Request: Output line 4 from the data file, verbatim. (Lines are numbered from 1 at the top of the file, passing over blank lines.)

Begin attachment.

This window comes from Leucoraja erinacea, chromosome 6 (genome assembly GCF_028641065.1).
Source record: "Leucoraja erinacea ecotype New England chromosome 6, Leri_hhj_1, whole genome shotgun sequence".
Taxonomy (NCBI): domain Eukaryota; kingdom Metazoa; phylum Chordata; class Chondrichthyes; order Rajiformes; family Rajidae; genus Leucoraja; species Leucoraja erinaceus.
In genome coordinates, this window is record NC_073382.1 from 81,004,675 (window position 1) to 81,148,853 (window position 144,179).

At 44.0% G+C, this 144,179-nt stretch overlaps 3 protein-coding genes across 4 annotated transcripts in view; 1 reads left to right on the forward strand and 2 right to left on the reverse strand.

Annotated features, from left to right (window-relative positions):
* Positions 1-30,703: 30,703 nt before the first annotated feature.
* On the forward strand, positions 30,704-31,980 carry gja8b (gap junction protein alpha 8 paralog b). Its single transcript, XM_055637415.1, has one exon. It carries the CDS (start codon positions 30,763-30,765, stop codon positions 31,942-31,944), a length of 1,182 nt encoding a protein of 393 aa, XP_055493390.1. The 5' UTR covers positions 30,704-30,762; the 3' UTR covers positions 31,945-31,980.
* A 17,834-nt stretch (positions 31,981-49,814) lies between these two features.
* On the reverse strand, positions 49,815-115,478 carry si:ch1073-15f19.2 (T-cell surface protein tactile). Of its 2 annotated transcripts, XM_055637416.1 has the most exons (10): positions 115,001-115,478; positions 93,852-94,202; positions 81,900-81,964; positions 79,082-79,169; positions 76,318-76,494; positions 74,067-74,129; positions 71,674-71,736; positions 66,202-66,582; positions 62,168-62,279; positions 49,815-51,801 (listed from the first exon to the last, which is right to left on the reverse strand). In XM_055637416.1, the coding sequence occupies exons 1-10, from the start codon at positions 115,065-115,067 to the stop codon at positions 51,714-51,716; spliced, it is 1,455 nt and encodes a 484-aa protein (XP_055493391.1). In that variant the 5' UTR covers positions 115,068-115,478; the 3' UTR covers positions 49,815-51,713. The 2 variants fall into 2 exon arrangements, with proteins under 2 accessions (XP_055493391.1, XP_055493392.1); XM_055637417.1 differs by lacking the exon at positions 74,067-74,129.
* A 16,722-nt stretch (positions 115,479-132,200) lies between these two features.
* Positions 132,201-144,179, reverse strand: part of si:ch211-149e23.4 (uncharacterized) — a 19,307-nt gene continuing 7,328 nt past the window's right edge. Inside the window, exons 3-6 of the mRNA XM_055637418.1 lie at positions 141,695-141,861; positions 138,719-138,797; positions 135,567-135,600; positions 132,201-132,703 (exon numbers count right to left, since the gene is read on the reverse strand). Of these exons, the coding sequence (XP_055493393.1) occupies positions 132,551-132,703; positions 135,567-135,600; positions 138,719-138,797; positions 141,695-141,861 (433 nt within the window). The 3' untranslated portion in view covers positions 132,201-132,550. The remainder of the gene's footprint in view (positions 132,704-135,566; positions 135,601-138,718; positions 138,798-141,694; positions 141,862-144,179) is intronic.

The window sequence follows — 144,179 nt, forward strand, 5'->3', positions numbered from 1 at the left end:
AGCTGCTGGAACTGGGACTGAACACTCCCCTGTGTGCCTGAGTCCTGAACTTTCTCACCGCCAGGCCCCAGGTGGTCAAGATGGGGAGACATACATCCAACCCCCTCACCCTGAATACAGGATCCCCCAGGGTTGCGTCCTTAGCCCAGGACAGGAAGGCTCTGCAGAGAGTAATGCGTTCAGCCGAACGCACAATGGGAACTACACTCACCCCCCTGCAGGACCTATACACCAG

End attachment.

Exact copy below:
In genome coordinates, this window is record NC_073382.1 from 81,004,675 (window position 1) to 81,148,853 (window position 144,179).